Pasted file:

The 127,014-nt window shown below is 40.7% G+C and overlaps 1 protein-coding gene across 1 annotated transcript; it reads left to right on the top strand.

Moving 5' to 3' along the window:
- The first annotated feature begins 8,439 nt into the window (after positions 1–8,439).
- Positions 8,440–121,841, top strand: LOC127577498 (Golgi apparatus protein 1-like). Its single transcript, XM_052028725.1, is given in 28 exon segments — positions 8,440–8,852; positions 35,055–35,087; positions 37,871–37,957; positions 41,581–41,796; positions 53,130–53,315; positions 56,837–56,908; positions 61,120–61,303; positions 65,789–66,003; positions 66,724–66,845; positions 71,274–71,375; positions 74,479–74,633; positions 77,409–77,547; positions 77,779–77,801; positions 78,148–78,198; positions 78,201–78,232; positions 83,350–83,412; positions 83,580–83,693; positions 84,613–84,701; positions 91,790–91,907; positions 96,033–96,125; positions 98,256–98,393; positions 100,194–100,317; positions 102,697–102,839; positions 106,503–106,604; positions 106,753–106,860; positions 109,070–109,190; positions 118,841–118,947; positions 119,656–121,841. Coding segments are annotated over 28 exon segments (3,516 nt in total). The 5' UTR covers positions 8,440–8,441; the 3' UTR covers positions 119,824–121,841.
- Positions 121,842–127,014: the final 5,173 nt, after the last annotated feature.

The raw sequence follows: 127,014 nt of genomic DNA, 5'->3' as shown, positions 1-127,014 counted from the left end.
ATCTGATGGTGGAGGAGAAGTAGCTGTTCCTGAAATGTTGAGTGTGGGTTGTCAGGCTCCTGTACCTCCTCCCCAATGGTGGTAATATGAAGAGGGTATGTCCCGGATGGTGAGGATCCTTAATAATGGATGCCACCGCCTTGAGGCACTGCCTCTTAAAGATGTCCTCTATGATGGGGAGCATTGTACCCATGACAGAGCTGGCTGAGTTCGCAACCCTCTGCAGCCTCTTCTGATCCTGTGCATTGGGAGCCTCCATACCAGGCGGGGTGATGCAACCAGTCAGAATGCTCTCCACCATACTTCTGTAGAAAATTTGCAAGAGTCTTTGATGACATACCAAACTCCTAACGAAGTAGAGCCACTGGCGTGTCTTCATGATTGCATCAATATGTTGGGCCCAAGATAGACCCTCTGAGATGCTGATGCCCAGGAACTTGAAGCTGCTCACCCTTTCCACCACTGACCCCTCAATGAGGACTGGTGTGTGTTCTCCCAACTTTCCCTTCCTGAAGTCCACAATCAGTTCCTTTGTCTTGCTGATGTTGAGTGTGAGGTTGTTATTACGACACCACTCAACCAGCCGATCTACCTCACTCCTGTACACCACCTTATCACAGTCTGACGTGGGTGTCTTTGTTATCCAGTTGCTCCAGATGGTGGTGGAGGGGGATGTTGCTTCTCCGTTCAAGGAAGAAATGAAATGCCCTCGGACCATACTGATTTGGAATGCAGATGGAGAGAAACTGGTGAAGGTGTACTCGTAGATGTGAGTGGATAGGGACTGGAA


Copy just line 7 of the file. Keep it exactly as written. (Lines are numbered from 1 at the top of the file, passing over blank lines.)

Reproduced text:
ATCTGATGGTGGAGGAGAAGTAGCTGTTCCTGAAATGTTGAGTGTGGGTTGTCAGGCTCCTGTACCTCCTCCCCAATGGTGGTAATATGAAGAGGGTATGTCCCGGATGGTGAGGATCCTTAATAATGGATGCCACCGCCTTGAGGCACTGCCTCTTAAAGATGTCCTCTATGATGGGGAGCATTGTACCCATGACAGAGCTGGCTGAGTTCGCAACCCTCTGCAGCCTCTTCTGATCCTGTGCATTGGGAGCCTCCATACCAGGCGGGGTGATGCAACCAGTCAGAATGCTCTCCACCATACTTCTGTAGAAAATTTGCAAGAGTCTTTGATGACATACCAAACTCCTAACGAAGTAGAGCCACTGGCGTGTCTTCATGATTGCATCAATATGTTGGGCCCAAGATAGACCCTCTGAGATGCTGATGCCCAGGAACTTGAAGCTGCTCACCCTTTCCACCACTGACCCCTCAATGAGGACTGGTGTGTGTTCTCCCAACTTTCCCTTCCTGAAGTCCACAATCAGTTCCTTTGTCTTGCTGATGTTGAGTGTGAGGTTGTTATTACGACACCACTCAACCAGCCGATCTACCTCACTCCTGTACACCACCTTATCACAGTCTGACGTGGGTGTCTTTGTTATCCAGTTGCTCCAGATGGTGGTGGAGGGGGATGTTGCTTCTCCGTTCAAGGAAGAAATGAAATGCCCTCGGACCATACTGATTTGGAATGCAGATGGAGAGAAACTGGTGAAGGTGTACTCGTAGATGTGAGTGGATAGGGACTGGAA